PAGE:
New ‘micro-credentials’ in wool harvesting will help meet a critical need to train shearers and wool handlers, claims Primary ITO chief executive Linda Sissons.
“It is early days but I am quite confident. There is a willingness and determination from all participants to have concrete outcomes beneficial to the industry as a whole,” he told Rural News.
“It is positive. It has been refreshing to be involved thus far because this sort of thing has been tried in the past and there have been failures, probably due to patch protection and so on.
“Whereas, at this stage everyone [in the Wool Industry Working Group] has been very open and collaborative in their approach, which is excellent.”
An independent chair has been appointed, John Rodwell, and representatives are meeting next month to work on an action plan. Terms of reference have been drawn up.
“We are going down the path now of having a smaller representation from the Wool Industry Working Group to work on the action plan.”
Many people have been involved since its inception last year to ensure a wide cross section of the industry felt represented.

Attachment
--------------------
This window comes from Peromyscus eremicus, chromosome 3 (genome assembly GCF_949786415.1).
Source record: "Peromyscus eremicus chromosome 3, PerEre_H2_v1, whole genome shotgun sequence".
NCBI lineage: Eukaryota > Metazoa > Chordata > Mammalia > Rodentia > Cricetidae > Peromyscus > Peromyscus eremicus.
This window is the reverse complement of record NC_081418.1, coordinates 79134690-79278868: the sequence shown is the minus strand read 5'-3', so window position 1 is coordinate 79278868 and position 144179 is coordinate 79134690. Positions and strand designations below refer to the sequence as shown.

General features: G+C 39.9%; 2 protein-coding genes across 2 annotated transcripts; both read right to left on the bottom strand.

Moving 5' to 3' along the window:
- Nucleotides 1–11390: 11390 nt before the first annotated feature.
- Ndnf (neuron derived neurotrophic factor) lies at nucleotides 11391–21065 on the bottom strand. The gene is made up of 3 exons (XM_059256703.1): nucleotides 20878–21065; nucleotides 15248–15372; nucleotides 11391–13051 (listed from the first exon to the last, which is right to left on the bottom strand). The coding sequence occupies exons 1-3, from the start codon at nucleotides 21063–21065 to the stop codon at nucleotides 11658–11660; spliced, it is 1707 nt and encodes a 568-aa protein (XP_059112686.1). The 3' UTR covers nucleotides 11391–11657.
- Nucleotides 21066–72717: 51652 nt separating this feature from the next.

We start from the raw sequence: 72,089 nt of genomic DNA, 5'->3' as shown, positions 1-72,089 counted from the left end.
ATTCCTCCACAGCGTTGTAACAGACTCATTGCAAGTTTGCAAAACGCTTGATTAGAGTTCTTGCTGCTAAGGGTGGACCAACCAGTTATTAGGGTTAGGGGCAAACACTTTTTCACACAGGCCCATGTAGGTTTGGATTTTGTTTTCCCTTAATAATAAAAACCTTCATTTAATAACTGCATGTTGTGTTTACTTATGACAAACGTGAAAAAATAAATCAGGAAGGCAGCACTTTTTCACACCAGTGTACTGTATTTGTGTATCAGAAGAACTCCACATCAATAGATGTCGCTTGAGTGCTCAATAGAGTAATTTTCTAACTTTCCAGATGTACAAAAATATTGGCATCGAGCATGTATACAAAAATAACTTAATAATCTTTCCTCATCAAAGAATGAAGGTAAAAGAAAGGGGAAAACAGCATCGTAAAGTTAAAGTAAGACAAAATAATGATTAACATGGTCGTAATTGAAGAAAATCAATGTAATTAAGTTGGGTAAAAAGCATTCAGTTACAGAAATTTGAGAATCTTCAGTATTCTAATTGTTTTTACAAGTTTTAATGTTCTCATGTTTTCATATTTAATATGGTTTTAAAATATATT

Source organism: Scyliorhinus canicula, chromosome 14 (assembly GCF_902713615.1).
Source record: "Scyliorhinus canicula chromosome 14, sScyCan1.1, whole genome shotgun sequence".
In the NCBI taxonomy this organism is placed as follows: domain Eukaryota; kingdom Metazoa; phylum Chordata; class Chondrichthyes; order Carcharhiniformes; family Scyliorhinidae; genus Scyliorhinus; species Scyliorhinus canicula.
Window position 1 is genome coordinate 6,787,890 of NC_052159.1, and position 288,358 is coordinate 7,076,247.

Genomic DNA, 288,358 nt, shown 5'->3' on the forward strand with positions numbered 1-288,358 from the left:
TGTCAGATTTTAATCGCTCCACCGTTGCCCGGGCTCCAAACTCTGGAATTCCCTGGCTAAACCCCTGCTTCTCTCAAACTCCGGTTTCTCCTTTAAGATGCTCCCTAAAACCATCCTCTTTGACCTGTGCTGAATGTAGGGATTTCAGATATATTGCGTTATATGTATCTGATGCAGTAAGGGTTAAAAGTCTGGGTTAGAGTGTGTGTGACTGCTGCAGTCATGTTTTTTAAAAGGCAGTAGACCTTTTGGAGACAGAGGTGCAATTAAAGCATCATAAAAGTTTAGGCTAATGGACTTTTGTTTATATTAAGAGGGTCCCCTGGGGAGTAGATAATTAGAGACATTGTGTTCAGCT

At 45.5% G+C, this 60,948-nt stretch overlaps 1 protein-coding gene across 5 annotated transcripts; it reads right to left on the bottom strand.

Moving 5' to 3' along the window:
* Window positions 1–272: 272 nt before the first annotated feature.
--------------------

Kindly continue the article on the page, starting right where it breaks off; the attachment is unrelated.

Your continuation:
Anderson, who is also Federated Farmers meat and wool chair, says they now can narrow that down to a smaller number in an ‘action group’ under the independent chair.
They will continually feed back to the stakeholders and follow the lead of the wider group. They will be empowered to get the work done, he says.
Anderson says a wool levy is not a definite part of the proposition at this stage. However, it will be part of the discussion once an action plan has been developed and funding options are under consideration.
“The Government is supporting the work the group is doing over the next six or so months and the onus is on the group to come up with a collaborative action plan. It will be a long term solution to some of the issues the wool industry has,” he told Rural News.
“If we can come up with the plan that everyone agrees on, which I am sure we will, then we have to talk about how we make sure it is sustainable long term.
“That will involve discussions of the long term funding of the entity or whatever [the structure] looks like when the plan is finished. We are not going in with any preconceived ideas.”
John Rodwell is the new independent chair of the Wool Industry Working Group.
Rodwell has a background in corporate finance, investment banking and agribusiness.
He is the founder and part-owner of Kintore Dairy Farm and co-founder of Lindis Crossing Station (lambs, steers and deer). He is also a part-owner of Alpine Pastures Ltd, which buys, markets and distributes sheep and beef stock.
He is the founder of BGA Lao Plantation Forestry Ltd, Lao People’s Democratic Republic and a plantation forestry business. He is a director of Landcare Research/Manaaki Whenua, chair of Waka Aotearoa and a member of the Primary Sector Council.